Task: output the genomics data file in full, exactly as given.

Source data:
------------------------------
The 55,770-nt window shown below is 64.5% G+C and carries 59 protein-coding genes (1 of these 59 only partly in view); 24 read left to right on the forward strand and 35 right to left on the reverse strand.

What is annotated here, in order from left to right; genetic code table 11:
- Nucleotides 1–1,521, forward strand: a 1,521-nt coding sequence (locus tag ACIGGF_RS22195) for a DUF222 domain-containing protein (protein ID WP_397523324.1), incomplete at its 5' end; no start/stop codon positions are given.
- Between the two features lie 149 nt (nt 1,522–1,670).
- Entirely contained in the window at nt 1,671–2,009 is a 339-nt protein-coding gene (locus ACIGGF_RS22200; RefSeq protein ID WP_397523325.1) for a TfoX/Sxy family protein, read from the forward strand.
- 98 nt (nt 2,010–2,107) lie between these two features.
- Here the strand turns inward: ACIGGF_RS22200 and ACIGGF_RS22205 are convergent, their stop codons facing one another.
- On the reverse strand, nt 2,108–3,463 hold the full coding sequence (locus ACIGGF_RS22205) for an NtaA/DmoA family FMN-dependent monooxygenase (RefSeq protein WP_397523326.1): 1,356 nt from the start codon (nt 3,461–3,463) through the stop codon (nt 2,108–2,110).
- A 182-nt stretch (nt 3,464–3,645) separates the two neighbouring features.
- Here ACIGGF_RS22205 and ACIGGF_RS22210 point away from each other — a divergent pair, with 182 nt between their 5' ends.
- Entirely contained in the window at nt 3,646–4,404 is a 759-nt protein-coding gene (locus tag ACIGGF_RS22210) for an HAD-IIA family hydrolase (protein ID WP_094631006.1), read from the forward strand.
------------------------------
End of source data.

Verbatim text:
The 55,770-nt window shown below is 64.5% G+C and carries 59 protein-coding genes (1 of these 59 only partly in view); 24 read left to right on the forward strand and 35 right to left on the reverse strand.

What is annotated here, in order from left to right; genetic code table 11:
- Nucleotides 1–1,521, forward strand: a 1,521-nt coding sequence (locus tag ACIGGF_RS22195) for a DUF222 domain-containing protein (protein ID WP_397523324.1), incomplete at its 5' end; no start/stop codon positions are given.
- Between the two features lie 149 nt (nt 1,522–1,670).
- Entirely contained in the window at nt 1,671–2,009 is a 339-nt protein-coding gene (locus ACIGGF_RS22200; RefSeq protein ID WP_397523325.1) for a TfoX/Sxy family protein, read from the forward strand.
- 98 nt (nt 2,010–2,107) lie between these two features.
- Here the strand turns inward: ACIGGF_RS22200 and ACIGGF_RS22205 are convergent, their stop codons facing one another.
- On the reverse strand, nt 2,108–3,463 hold the full coding sequence (locus ACIGGF_RS22205) for an NtaA/DmoA family FMN-dependent monooxygenase (RefSeq protein WP_397523326.1): 1,356 nt from the start codon (nt 3,461–3,463) through the stop codon (nt 2,108–2,110).
- A 182-nt stretch (nt 3,464–3,645) separates the two neighbouring features.
- Here ACIGGF_RS22205 and ACIGGF_RS22210 point away from each other — a divergent pair, with 182 nt between their 5' ends.
- Entirely contained in the window at nt 3,646–4,404 is a 759-nt protein-coding gene (locus tag ACIGGF_RS22210) for an HAD-IIA family hydrolase (protein ID WP_094631006.1), read from the forward strand.